by Nathan Caldwell, Transportation Program Analyst, U.S. Fish and Wildlife Service
The third round of the U.S. Fish and Wildlife Service (FWS) National Trails Inventory is underway! The entire FWS trail network will be inventoried on National Wildlife Refuges, Wetland Management Districts, and National Fish Hatcheries. As part of the inventory, segments of the National Trails System will be identified, their condition assessed, and geospatial data recorded or updated.
The inventory process began with the awarding of the project under the FWS’s Public Land Corps Cooperative Agreement. Four Service Corps responded to the Notice of Funding Opportunity in November, and after a Merit Review process, the American Conservation Experience (ACE) was selected. The first set of funds was obligated on December 21, 2018, the day before the partial government shutdown.
Fortunately, ACE was able to continue working during the shutdown, and when the FWS resumed work after the government reopened, preliminary steps had already been taken to bring ACE staff on board. In March, retiree Nathan Caldwell was brought back as a reemployed annuitant and getting the trail inventory “on the ground” was a large part of his responsibilities.
In May, the FWS was able to fill a longtime vacancy in the inventory area. Peter Tomczik joined the FWS from the Department of Transportation’s Volpe Center, where he had worked assisting the FWS with its Roads Inventory Program, which the trails inventory will be modeled closely after. Tomczik, the FWS Transportation Asset Management Coordinator, and reemployed annuitant Caldwell will be working on the trails inventory until Caldwell’s appointment ends in March 2020.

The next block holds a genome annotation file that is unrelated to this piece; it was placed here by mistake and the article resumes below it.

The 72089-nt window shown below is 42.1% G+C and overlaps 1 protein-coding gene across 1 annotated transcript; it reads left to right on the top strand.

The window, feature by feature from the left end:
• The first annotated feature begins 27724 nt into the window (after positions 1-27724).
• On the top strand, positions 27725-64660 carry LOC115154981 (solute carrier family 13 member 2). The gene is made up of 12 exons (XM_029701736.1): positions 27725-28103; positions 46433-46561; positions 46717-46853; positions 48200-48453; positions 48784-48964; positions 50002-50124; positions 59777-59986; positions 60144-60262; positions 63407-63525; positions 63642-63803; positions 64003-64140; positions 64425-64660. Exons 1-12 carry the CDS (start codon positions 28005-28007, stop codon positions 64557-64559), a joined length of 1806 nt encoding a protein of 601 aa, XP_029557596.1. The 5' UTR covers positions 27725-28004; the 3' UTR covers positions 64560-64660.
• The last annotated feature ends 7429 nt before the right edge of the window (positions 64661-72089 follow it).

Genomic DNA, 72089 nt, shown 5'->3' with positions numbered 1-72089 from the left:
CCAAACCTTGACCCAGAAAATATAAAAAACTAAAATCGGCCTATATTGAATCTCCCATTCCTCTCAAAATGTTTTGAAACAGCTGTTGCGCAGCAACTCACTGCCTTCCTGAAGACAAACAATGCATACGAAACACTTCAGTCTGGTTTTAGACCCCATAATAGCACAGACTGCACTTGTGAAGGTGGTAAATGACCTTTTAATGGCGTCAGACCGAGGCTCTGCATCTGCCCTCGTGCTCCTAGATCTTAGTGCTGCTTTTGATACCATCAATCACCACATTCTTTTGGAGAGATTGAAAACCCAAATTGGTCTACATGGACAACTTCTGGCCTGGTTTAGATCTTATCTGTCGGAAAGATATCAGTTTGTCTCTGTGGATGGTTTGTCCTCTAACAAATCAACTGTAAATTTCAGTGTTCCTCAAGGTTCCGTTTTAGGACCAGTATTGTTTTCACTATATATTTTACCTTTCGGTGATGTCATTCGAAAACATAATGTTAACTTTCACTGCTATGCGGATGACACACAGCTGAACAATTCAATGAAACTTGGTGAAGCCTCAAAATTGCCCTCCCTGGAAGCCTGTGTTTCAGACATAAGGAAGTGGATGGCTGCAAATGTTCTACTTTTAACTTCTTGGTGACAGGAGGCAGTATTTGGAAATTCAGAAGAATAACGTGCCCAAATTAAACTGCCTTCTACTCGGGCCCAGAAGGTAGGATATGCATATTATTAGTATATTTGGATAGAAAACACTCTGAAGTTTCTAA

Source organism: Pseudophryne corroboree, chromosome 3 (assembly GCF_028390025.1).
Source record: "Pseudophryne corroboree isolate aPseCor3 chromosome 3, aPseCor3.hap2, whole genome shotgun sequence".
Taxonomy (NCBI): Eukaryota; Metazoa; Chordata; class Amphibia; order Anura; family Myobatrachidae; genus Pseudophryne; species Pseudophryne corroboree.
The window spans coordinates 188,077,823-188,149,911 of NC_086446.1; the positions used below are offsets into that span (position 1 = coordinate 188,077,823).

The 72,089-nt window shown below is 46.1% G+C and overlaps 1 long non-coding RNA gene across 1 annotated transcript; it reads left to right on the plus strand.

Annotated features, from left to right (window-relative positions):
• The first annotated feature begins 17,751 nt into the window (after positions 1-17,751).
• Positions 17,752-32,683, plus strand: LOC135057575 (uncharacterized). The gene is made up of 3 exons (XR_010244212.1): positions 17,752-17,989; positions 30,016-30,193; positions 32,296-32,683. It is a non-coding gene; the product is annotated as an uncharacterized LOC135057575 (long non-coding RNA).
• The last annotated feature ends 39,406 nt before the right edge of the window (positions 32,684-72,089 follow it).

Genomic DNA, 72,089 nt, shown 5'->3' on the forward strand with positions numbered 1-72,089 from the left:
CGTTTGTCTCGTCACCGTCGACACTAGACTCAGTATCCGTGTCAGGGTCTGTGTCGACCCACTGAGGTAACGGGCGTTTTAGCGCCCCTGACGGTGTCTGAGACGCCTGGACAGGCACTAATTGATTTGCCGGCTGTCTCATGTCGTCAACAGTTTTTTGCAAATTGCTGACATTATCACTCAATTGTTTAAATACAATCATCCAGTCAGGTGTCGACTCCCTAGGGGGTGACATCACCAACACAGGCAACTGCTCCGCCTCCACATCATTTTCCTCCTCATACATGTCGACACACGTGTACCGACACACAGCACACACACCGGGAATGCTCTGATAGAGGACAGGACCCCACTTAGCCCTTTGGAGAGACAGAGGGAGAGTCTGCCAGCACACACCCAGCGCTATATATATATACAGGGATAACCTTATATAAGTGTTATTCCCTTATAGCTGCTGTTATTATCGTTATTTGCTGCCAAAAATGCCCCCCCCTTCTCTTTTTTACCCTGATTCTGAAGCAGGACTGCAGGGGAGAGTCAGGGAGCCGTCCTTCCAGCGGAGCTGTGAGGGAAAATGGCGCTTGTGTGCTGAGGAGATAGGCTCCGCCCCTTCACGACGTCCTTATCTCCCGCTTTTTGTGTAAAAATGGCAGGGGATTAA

The FWS and ACE interns and staff have met and mapped out the inventory process, which is scheduled to wrap up by December 31, 2021. ACE has three interns on board now who are working on data reconciliation from the previous inventory cycle and the FWS Asset Database. After the data reconciliation, the ACE and FWS staff will have meetings with station staff, and then a field visit will be scheduled. ACE will be hiring additional interns to do the data collection later in the year.
One major item that will be dealt with is the “linear features,” which are used as trails by refuge and hatchery visitors but are in the Asset Management Database as roads, or other asset types. To help resolve this issue and others, FWS thinks that expanding the use of the Designed and Managed use categories of the Federal Trail Data Standards (FTDS) may be part of the solution. This third round of inventory will continue to use the FTDS for other data fields as it did for the two previous cycles.
The collected data will also be formatted in such a manner that once it is finalized, it can be transmitted directly into the FWS’ asset and work order databases and geodatabases. Once the tabular and geospatial data is finalized, it will be made available widely through the FWS GIS public facing web portal and via www.recreation.gov. For more information contact Caldwell at firstname.lastname@example.org or (571) 426-8748.
Unless otherwise indicated, all material in Pathways Across America is public domain. All views expressed herein are perspectives of individuals working on behalf of the National Trails System and do not necessarily represent the viewpoint of the Federal agencies.